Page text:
When Suzanne Jones started her job as an analyst at Johns Hopkins Applied Physics Laboratory near Laurel 15 years ago, it was a smooth, 25-minute drive from her Ellicott City home near Route 99.
Now she said her commute is nearly double that.
Jones attributed the additional time in the car to congestion along Route 99 that has steadily increased since she moved to the area 30 years ago.
“Within a few short years there was major development,” Jones said. “And we’re at kind of a tipping point at [Route] 99 where the road almost is not functioning for several hours a day.”
The traffic backups, which Jones said are exacerbated by traffic at nearby Waverly Elementary School and Mt. Hebron High School, as well as an increase in the number of cars at rush hour, are at their worst near Route 99’s junctions with Route 29 and Marriottsville Road to Interstate 70.
Howard County’s Hearing Examiner Michele LeFaivre ended Monday night’s hearing on the proposed Bethany Glen development and cancelled the upcoming Wednesday date, announcing that she wanted the developer to submit new, more detailed site plans.
Concerns about the Route 99 corridor have reached the county’s Department of Transportation, which is in the first stages of an investigation into congestion and safety issues along roughly six miles of the roadway between Marriottsville Road and U.S. 29.
Planner David Cookson said the issues first came to the department’s attention a year ago during a community meeting. An investigation of the problems was added to the county’s list of 2018 projects.
A State Highway Administration spokeswoman said the agency is working with the county on the investigation, sharing its traffic accident data with the department for analysis.
In 2017, there were 102 traffic accidents along the road, according to county police data; that number is down compared to 2016 when there were 136 accidents and 2015 when there were 137. However, Cookson said the department has yet to analyze the data to determine how many accidents were related to traffic on the road.
Cookson said the investigation will include gathering residents’ perspective on the problems, including from a Route 99 community open house earlier this month, and analyzing traffic and accident data.
Roughly 50 people attended the open house, Cookson said, many of whom raised the issue that it can take several minutes to turn out of their housing development onto Route 99 because of congestion, a problem Jones said she deals with regularly.
“What we have from residents is their stories [and] specific issues, and then we’ll start pulling the data in and how that works together,” he said. “We’ll look for patterns, are there areas where there’s multiple people saying the same thing, what’s the real challenge there?”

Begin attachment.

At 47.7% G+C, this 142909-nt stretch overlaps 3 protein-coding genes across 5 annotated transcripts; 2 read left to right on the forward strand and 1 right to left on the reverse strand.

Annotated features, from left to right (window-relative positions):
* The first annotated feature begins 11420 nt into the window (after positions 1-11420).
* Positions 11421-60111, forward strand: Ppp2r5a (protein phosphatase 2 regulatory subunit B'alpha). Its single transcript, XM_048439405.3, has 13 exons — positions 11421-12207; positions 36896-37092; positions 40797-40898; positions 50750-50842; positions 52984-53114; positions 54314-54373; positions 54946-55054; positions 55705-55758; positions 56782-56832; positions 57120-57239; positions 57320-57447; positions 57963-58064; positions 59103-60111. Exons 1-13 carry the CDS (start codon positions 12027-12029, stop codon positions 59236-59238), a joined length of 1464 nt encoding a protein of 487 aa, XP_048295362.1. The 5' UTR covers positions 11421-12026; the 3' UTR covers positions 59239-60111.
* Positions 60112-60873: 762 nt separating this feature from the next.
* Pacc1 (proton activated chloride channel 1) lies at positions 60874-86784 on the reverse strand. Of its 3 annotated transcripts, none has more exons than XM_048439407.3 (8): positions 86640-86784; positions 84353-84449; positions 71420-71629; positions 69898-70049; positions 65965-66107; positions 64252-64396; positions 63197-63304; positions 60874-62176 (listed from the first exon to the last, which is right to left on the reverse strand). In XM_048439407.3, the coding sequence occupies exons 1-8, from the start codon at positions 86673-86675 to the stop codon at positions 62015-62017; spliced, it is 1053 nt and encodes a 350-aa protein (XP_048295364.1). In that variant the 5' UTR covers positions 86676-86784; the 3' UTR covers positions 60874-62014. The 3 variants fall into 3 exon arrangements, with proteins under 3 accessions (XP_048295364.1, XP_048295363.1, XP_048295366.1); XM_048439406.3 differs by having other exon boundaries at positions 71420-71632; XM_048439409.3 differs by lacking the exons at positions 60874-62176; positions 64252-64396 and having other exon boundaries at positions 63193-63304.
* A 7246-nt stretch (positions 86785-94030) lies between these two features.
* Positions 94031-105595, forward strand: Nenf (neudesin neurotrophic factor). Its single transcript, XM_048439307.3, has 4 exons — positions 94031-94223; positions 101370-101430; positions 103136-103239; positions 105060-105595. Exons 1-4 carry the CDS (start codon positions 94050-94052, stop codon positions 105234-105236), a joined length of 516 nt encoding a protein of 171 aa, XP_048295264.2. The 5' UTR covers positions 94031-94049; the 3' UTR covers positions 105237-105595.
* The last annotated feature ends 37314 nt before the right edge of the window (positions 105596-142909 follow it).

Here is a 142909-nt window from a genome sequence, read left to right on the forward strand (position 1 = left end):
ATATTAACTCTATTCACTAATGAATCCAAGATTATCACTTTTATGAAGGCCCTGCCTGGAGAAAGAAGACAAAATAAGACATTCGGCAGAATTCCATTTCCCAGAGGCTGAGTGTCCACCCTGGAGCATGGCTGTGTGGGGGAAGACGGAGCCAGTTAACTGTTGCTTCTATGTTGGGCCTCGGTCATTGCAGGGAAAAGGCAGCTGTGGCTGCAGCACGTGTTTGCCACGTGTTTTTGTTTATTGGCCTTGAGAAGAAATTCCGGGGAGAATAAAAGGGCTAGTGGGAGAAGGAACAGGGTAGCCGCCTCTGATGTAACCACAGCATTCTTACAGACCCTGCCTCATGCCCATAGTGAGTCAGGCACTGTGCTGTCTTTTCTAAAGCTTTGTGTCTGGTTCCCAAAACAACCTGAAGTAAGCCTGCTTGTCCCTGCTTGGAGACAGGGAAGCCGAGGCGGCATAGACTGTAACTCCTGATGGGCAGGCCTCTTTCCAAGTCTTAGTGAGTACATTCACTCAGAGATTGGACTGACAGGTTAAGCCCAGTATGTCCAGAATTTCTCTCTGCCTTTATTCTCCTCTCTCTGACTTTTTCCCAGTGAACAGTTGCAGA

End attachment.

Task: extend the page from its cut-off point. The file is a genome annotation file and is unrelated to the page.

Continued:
Solutions could include adjusting the timing of traffic signals or widening portions of the road’s shoulder, Cookson said.
The developer's latest draft proposal was presented before the seven-member panel Wednesday evening, where company vice president Jason Van Kirk and Bohler Engineering representatives shared plans to build 238 age-restricted housing units on the 67-acre property in Ellicott City.
The area surrounding Route 99 has seen significant housing development over the last several years with the construction of projects such as age-restricted Courtyards at Waverly Woods condominiums in Marriottsville and the retirement community Lutheran Village at Miller's Grant in Ellicott City.
In the last several months, residents have spoken out against Elm Street Development’s Bethany Glen project, a 238-unit age-restricted community proposed for 67 acres near I-70. Jones said she worries the development, if approved, would bring congestion issues in the area to a head.
The project, which is seeking a special zoning permit, is under consideration by the county’s Hearing Examiner Michele LeFaivre, who has ruled out testimony during the hearings related to traffic.
Elm Street Development Vice President Jason Van Kirk said his team completed the required preliminary traffic study before submitting subdivision plans to the county in 2016, but declined to provide details of the study given LeFaivre’s moratorium on traffic testimony. In response to the notion that Bethany Glen could put the Route 99 area at a “tipping point,” Van Kirk questioned that logic.
“When you look at the amount of active adult trips that are generated [from age restricted housing] versus what’s generated from single family homes and how much is on the roads already, I question whether that’s a valid concern or not,” he said.
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Jones said she worries increased traffic could bring safety and traffic issues, similar to those on Route 32, which is undergoing a $37.5 million state and county improvement project.
More than 30,000 cars drive on Route 32 every day, while nearly 16,000 cars drive Route 99 daily, according to state data, a number that’s been steadily increasing by a few hundred cars annually since 2008, when just over 15,000 drove on the road daily.
County Executive Allan Kittleman said he’s pleased to see the collaboration between the state and county on project.
“Route 99 has been a difficult road for many years,” he said.
Kittleman said previous conversations with homeowners prompted him to expedite improvements on I-70, where it’s been proposed to add one lane in each direction between U.S. 29 and Route 40. Kittleman said widening I-70 could also help alleviate traffic on Route 99, where some drivers head to avoid congestion on I-70.